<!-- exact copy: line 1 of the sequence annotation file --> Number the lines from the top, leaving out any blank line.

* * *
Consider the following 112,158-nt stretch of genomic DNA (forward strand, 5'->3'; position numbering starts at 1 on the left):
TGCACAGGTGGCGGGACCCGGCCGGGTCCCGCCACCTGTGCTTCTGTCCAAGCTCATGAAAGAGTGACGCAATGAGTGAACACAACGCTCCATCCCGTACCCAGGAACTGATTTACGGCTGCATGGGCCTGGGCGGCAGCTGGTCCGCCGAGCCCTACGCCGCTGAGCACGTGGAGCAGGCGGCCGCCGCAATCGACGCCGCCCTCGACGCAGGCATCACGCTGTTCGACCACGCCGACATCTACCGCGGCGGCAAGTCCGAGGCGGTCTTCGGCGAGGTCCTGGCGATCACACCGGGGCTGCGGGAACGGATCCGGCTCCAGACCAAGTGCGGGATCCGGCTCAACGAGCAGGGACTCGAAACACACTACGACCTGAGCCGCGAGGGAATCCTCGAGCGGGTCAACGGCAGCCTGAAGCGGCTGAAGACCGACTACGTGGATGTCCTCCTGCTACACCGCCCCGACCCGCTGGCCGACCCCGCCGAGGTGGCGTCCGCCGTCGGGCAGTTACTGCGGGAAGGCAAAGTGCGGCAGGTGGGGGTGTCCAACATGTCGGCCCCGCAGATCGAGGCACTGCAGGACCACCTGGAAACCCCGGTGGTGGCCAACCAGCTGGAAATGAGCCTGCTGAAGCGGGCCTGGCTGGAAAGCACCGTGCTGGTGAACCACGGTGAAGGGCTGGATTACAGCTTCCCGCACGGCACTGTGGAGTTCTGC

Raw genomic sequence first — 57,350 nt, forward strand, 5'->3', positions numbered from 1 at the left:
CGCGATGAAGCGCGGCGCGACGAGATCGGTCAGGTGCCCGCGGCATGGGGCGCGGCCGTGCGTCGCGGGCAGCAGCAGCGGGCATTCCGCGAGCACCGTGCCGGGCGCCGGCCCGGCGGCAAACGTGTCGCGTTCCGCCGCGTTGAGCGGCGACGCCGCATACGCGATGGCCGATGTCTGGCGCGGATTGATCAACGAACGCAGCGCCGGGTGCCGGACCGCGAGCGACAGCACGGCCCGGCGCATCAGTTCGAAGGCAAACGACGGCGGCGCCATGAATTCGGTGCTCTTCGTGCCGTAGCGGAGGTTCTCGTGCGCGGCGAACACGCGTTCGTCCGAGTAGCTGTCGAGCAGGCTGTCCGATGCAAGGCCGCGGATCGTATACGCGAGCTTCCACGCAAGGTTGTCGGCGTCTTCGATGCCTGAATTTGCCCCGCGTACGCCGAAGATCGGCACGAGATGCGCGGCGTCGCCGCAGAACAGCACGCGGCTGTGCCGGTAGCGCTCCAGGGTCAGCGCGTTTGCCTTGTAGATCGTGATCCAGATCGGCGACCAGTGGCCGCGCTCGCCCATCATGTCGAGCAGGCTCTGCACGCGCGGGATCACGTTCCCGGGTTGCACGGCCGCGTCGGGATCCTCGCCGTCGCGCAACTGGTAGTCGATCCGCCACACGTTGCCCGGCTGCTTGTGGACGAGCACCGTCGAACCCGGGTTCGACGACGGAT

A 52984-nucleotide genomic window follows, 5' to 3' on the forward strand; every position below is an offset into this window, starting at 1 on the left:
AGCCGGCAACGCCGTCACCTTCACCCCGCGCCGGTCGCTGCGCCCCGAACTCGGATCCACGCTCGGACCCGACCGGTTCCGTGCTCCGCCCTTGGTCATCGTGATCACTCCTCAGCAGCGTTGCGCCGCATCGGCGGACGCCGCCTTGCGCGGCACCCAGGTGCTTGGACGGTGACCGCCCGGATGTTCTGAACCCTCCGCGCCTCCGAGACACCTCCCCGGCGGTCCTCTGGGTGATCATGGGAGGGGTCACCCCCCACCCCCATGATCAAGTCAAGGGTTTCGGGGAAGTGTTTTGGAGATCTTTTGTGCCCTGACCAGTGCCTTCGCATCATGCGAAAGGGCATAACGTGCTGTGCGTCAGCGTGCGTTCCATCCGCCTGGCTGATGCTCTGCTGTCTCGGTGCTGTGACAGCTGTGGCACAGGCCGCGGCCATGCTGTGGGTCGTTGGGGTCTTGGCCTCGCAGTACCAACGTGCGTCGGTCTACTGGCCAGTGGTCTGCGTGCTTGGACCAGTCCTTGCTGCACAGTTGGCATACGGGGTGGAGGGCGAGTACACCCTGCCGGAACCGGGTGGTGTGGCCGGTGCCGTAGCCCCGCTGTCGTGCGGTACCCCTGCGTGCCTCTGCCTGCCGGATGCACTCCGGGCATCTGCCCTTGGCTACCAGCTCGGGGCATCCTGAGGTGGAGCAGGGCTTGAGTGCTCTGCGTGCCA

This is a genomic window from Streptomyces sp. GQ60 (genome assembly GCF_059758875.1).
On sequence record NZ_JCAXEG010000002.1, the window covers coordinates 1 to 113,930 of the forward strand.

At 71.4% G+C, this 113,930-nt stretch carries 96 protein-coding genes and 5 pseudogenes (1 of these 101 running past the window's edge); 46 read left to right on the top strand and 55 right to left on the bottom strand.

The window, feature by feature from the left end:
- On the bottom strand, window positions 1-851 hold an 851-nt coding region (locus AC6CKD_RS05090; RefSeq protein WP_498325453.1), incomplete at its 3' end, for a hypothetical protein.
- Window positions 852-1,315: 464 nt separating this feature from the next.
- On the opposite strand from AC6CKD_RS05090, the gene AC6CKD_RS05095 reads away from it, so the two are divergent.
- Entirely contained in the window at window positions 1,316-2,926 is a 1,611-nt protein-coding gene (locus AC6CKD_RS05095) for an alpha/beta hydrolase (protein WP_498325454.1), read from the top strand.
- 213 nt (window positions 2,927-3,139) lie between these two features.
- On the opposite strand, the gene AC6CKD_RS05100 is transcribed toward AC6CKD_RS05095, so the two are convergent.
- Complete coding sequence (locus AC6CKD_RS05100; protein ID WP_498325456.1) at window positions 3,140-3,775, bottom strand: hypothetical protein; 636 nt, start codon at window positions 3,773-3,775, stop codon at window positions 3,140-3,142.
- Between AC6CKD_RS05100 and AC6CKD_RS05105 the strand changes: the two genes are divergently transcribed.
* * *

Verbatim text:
Consider the following 112,158-nt stretch of genomic DNA (forward strand, 5'->3'; position numbering starts at 1 on the left):